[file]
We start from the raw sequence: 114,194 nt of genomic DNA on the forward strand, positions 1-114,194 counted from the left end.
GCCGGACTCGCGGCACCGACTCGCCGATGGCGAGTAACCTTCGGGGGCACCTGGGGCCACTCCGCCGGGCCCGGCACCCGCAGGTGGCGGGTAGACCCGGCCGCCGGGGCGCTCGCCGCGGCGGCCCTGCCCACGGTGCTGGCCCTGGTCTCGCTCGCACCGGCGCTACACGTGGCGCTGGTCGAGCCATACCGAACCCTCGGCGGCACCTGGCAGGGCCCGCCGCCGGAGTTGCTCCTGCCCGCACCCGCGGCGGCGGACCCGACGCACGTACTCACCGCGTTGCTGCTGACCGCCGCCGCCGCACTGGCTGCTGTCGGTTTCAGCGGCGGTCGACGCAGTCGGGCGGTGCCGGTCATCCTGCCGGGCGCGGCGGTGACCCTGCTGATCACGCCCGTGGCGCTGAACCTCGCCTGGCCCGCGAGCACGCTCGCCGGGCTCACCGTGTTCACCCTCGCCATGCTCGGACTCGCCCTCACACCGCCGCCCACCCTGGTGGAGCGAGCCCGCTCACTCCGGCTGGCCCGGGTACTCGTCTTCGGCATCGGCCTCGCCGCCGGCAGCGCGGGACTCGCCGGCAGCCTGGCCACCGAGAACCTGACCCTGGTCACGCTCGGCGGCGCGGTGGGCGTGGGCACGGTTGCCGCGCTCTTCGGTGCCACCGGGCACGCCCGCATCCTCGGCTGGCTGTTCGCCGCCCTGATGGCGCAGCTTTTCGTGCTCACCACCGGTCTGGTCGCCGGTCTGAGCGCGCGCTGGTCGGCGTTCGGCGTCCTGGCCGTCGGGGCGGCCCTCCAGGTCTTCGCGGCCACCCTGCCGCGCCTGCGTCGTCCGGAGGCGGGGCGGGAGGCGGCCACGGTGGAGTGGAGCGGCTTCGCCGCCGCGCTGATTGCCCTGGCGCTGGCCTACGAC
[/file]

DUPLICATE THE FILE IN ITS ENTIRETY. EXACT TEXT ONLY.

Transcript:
We start from the raw sequence: 114,194 nt of genomic DNA on the forward strand, positions 1-114,194 counted from the left end.
GCCGGACTCGCGGCACCGACTCGCCGATGGCGAGTAACCTTCGGGGGCACCTGGGGCCACTCCGCCGGGCCCGGCACCCGCAGGTGGCGGGTAGACCCGGCCGCCGGGGCGCTCGCCGCGGCGGCCCTGCCCACGGTGCTGGCCCTGGTCTCGCTCGCACCGGCGCTACACGTGGCGCTGGTCGAGCCATACCGAACCCTCGGCGGCACCTGGCAGGGCCCGCCGCCGGAGTTGCTCCTGCCCGCACCCGCGGCGGCGGACCCGACGCACGTACTCACCGCGTTGCTGCTGACCGCCGCCGCCGCACTGGCTGCTGTCGGTTTCAGCGGCGGTCGACGCAGTCGGGCGGTGCCGGTCATCCTGCCGGGCGCGGCGGTGACCCTGCTGATCACGCCCGTGGCGCTGAACCTCGCCTGGCCCGCGAGCACGCTCGCCGGGCTCACCGTGTTCACCCTCGCCATGCTCGGACTCGCCCTCACACCGCCGCCCACCCTGGTGGAGCGAGCCCGCTCACTCCGGCTGGCCCGGGTACTCGTCTTCGGCATCGGCCTCGCCGCCGGCAGCGCGGGACTCGCCGGCAGCCTGGCCACCGAGAACCTGACCCTGGTCACGCTCGGCGGCGCGGTGGGCGTGGGCACGGTTGCCGCGCTCTTCGGTGCCACCGGGCACGCCCGCATCCTCGGCTGGCTGTTCGCCGCCCTGATGGCGCAGCTTTTCGTGCTCACCACCGGTCTGGTCGCCGGTCTGAGCGCGCGCTGGTCGGCGTTCGGCGTCCTGGCCGTCGGGGCGGCCCTCCAGGTCTTCGCGGCCACCCTGCCGCGCCTGCGTCGTCCGGAGGCGGGGCGGGAGGCGGCCACGGTGGAGTGGAGCGGCTTCGCCGCCGCGCTGATTGCCCTGGCGCTGGCCTACGAC